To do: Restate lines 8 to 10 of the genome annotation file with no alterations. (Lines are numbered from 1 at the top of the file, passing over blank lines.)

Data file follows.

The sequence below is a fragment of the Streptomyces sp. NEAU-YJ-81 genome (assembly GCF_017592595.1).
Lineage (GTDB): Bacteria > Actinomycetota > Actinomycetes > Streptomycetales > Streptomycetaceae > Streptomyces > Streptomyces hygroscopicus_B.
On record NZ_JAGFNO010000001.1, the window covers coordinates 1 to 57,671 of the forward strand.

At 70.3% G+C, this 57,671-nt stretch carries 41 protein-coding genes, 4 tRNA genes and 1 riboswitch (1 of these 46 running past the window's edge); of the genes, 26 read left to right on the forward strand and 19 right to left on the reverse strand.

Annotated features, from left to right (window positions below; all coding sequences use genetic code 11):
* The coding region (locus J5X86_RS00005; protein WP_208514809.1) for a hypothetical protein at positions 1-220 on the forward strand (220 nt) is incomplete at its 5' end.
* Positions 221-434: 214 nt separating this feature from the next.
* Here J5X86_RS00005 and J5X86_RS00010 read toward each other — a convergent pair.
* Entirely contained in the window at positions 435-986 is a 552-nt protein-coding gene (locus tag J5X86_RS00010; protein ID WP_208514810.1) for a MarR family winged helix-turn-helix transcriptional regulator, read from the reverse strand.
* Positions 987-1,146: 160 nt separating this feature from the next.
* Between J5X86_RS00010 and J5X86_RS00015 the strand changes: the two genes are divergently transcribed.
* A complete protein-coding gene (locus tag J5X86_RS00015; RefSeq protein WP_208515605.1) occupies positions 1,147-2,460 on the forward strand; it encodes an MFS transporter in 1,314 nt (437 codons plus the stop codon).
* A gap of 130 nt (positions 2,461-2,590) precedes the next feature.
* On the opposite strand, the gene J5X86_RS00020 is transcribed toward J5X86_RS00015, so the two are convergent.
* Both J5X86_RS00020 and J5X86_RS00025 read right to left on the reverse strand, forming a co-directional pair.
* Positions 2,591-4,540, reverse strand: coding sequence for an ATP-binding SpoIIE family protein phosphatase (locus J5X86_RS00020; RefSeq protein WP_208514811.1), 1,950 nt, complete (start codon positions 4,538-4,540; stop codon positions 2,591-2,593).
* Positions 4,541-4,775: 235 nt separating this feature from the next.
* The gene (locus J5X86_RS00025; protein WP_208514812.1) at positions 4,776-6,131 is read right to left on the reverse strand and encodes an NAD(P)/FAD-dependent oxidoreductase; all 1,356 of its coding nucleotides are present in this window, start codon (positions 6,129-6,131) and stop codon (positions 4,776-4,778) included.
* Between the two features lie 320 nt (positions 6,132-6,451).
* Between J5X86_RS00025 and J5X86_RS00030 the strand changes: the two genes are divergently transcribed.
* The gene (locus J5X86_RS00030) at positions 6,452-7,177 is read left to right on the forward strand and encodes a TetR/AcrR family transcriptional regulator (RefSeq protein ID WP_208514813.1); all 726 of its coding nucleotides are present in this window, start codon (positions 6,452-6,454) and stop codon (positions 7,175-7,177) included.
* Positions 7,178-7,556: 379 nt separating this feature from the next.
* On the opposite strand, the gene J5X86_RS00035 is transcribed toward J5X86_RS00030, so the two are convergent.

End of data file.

* Here J5X86_RS00005 and J5X86_RS00010 read toward each other — a convergent pair.
* Entirely contained in the window at positions 435-986 is a 552-nt protein-coding gene (locus tag J5X86_RS00010; protein ID WP_208514810.1) for a MarR family winged helix-turn-helix transcriptional regulator, read from the reverse strand.
* Positions 987-1,146: 160 nt separating this feature from the next.